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Grief and Loss

The Top 7 Ways You Can Make Your Pain Work for You

Grief can be the garden of compassion. -- Rumi
Have you ever had lower back pain? I once wrenched my back and walked at snail’s pace for weeks, crippled by pain. Lower back pain troubled me for years, until I found an exercise that reliably switches off the pain.

Have you ever lost a loved one? The anguish can seem unbearable.

Abolishing pain might seem a good idea, but please pause to consider this story.

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Sadness in the Midst of Gladness

It’s a happy time of year. A time to be joyous. A time to be together with family. But I'm listening to a sad story. A young woman died in an instant. A bone got stuck in her throat. A stupid, senseless, useless death.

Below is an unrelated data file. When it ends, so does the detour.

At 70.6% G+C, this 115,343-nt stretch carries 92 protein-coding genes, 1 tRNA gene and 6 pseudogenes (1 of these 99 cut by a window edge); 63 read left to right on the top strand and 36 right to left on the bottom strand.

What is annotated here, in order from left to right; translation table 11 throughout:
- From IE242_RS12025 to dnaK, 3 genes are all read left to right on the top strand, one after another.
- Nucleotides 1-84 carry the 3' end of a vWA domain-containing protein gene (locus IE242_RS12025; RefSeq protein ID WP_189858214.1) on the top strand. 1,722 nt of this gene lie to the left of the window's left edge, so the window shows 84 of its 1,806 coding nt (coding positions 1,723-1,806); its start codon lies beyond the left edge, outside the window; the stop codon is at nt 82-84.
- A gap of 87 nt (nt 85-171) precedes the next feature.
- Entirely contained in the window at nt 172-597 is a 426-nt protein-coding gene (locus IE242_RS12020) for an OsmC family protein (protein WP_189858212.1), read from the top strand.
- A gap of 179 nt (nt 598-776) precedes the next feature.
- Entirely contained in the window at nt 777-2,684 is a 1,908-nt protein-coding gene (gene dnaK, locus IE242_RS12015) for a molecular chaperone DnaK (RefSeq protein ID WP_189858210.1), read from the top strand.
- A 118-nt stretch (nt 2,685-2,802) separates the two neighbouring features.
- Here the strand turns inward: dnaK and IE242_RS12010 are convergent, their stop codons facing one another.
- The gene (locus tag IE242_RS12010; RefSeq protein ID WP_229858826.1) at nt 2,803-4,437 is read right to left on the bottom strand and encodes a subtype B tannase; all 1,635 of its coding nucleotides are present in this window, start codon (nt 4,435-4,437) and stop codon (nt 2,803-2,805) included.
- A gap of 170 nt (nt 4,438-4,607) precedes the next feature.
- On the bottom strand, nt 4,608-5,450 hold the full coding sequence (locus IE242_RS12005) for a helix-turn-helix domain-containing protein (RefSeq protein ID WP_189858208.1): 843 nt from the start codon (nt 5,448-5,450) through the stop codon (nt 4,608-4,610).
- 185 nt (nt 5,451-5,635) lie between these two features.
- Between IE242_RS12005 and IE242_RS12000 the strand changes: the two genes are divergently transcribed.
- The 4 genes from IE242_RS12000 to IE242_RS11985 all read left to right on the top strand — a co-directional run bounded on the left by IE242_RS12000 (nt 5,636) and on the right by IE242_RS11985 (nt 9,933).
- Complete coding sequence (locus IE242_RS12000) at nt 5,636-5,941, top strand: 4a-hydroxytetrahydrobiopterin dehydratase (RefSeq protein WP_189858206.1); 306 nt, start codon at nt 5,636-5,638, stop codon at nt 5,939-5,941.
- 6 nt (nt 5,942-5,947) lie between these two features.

A mom is in shock. She can’t believe what has happened. People come to pay respects. They bring food. They shed tears. They embrace. They offer their deepest sympathies. They ask if there’s anything they can do. But they all know that the one thing they wish they could do, they can’t.

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Anxiety and Panic

How to Get Out of a Work Rut or Career Slump

Have you ever had a day when things felt off? Maybe you continually lost focus, had an utter lack of motivation, or simply couldn’t rally to get anything done. We’ve all had unproductive days here and there, but occasionally, these slumps can span days, weeks, or even months.

A single bad day is one thing, but a lingering work rut can be detrimental to your happiness, well-being, and career. When you’re in a slump, you don’t produce your best work and may become disengaged from the tasks that used to excite you.